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Mar 7, 2003

6th annual Ruta Maya kicks off in Cayo

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Most of its publicity was drowned out by the noise of the election campaign, but this morning as dawn broke over the Hawkesworth Bridge, you’d never know there was any event this week more important than the big canoe race. News 5′s Stewart Krohn reports from the banks of the Macal River in Cayo.

Stewart Krohn, Reporting

…And they’re off in the sixth annual La Ruta Maya Belize River Challenge. Depending on how serious you are about canoe racing, the event can be described as a four-day nature tour or one hundred seventy-four miles of back bending hell.

This year’s competition features a total of eighty-two boats…and with over sixty thousand dollars in prizes, it’s no wonder that the river jockeys are always looking for faster horses. According to committee chairman Orlando Harrison, trying to handicap the race can be confusing.

Orlando Harrison, Organising Committee, La Ruta Maya

“There’s been a lot of changes. Big H/Stamina Seaweed team is the one that Pine Lumber had last year. And Pine Lumber has my team from last year. Koop Sheet Metal winning champions are now riding for Builder’s Hardware. And Koop has come out with a new team, so it’s interesting what is going on out there right now. We can forward to a very competitive race.”

But while a dozen or so high tech boats will dash madly for the station prizes, the bulk of the entries are in it for the fun and challenge.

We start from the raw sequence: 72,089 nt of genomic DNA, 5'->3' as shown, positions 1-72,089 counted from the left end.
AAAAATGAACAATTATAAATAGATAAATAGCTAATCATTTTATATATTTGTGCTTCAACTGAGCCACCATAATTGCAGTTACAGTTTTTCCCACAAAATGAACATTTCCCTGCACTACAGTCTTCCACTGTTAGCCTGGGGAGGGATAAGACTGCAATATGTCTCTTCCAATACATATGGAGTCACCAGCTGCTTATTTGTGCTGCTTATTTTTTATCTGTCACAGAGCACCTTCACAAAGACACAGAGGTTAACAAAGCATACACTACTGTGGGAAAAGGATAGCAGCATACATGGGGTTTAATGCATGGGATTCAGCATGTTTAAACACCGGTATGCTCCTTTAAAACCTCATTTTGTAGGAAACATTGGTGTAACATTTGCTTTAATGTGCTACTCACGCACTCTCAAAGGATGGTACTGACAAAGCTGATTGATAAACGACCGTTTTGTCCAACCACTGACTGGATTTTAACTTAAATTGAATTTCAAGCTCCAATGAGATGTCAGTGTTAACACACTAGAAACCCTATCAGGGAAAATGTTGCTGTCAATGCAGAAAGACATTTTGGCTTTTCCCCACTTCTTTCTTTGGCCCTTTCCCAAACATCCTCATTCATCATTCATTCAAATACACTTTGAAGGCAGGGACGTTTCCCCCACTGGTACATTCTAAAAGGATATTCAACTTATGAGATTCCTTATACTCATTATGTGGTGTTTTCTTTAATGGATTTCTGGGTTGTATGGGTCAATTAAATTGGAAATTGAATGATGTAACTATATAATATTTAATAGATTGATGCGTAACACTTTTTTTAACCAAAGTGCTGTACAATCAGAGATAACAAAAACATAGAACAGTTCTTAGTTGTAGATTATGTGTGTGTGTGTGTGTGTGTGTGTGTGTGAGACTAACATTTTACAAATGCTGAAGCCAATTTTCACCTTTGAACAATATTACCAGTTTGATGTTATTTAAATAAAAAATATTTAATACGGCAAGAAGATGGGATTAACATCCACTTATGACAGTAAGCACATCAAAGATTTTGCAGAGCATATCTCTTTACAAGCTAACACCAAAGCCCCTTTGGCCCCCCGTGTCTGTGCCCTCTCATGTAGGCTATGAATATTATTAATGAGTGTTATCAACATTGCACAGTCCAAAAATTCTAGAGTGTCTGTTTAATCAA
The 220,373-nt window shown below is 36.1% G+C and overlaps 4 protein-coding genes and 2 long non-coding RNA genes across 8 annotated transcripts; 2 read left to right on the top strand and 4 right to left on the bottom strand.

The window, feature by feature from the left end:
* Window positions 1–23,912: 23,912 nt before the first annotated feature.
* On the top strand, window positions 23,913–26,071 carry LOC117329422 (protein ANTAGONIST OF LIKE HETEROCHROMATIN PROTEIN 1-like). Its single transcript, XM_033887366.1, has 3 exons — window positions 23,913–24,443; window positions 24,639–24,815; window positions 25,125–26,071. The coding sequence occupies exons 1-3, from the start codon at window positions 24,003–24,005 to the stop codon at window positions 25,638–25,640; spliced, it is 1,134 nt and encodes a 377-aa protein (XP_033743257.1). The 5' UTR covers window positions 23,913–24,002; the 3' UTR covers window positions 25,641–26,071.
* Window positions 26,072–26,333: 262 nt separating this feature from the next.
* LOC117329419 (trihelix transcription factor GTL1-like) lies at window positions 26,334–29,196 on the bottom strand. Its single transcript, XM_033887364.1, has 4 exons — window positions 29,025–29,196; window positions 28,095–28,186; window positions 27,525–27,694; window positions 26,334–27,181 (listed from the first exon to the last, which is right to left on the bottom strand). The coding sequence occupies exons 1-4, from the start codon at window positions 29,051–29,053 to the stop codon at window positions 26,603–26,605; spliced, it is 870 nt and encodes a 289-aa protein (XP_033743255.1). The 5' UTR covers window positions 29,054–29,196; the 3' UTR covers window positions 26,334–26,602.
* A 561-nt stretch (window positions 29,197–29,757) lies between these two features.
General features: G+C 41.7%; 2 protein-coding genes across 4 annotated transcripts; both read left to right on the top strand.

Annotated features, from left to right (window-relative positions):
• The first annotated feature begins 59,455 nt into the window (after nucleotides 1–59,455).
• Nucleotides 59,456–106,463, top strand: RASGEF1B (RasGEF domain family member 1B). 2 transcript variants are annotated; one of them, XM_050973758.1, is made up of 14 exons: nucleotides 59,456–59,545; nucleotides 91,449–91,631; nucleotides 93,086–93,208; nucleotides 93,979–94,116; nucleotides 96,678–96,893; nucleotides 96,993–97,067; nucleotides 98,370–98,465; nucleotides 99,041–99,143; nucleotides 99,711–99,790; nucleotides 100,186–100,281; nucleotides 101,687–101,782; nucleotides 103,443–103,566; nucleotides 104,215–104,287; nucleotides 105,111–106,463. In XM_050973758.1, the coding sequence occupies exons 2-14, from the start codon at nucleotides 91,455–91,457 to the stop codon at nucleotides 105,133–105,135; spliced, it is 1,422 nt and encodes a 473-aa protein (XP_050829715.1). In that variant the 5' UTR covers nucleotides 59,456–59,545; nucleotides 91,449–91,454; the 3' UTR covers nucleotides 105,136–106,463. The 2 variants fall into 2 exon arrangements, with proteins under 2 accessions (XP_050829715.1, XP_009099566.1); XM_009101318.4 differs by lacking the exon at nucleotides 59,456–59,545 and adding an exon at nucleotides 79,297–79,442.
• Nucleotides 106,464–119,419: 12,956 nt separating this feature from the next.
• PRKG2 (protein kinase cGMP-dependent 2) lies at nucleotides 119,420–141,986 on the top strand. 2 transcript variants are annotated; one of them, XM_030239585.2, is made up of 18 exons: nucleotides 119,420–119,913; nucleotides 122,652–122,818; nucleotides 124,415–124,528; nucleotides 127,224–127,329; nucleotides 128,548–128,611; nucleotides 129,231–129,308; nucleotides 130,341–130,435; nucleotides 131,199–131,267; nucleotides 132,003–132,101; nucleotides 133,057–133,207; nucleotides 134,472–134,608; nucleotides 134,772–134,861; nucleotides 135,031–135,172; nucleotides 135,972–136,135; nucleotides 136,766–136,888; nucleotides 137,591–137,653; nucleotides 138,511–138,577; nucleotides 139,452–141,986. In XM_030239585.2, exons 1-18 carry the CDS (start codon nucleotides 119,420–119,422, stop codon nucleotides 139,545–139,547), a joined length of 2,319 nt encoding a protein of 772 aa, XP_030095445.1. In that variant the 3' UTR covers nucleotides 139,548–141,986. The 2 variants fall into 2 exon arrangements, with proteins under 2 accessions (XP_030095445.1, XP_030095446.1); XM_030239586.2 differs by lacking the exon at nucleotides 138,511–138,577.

Stewart Krohn

“Why do you go in this race?”

Anne Foster, Swamp Witches

“For the joy of the river. It’s not so much as the race, but there’s a different side to Belize that most people don’t see until you go on the river.”

And going on the river-albeit at widely differing speeds-is what close to two hundred and fifty people were doing this morning. In canoes with names raging from “Maaga Tiny” to “Bling Bling” to… Old Farts boat) whatever they made their way from San Ignacio to Banana Bank on the first leg of the four-day challenge.

Stewart Krohn

“How much practice you put in for this race?”

Hugo Moguel, First Time Participant

“To be honest, a little but. Two full hard days, maybe a total of eight hours.”

Felipe Reyes, Kolbe Team

“Paddling down from San Ignacio, it’s very adventurous. It’s big money out there too.” (laughs)

But while some competitors are hoping to paddle all the way to the bank (Belize Bank boat), others are in it for more personal reasons. At age sixty-five, well-known Belize City businessman Johnny Searle is the oldest entrant, having convinced two of his sons to come along for the ride.

Johnny Searle, Oldest Participant

“Well I entered this race because my boys have been doing it. It’s something — have been doing for the last three years. We felt that we wanted to make a family affair our of it, and I felt I needed to do it while I was still young enough to still be able to do it.”

Stewart Krohn

“Any secret training that you’re been doing?”

Johnny Searle

“None at all. I had a good supply of gin and tonics.”

And speaking of gin and tonic, you don’t have to be in a canoe to enjoy La Ruta Maya. From the Hawkesworth to the Belcan there are hundreds of great places to watch the show.

Orlando Harrison

“Look for the nearest spot next to the river and get yourself out there with your icebox and everything and make sure that you’re in it for the fun.”

From the banks of the Macal River, I am Stewart Krohn for News 5.

The first sixty-two mile leg of the race was won by the Pine Lumber team in a time of five hours, twenty-nine minutes and nine seconds. In case you were wondering, the top canoeists average ninety strokes per minute over twenty-one total hours of paddling. By the time they reach the Belcan Bridge on Monday each team member will have made just under one hundred and twenty thousand strokes.


Viewers please note: This Internet newscast is a verbatim transcript of our evening television newscast. Where speakers use Kriol, we attempt to faithfully reproduce the quotes using a standard spelling system.

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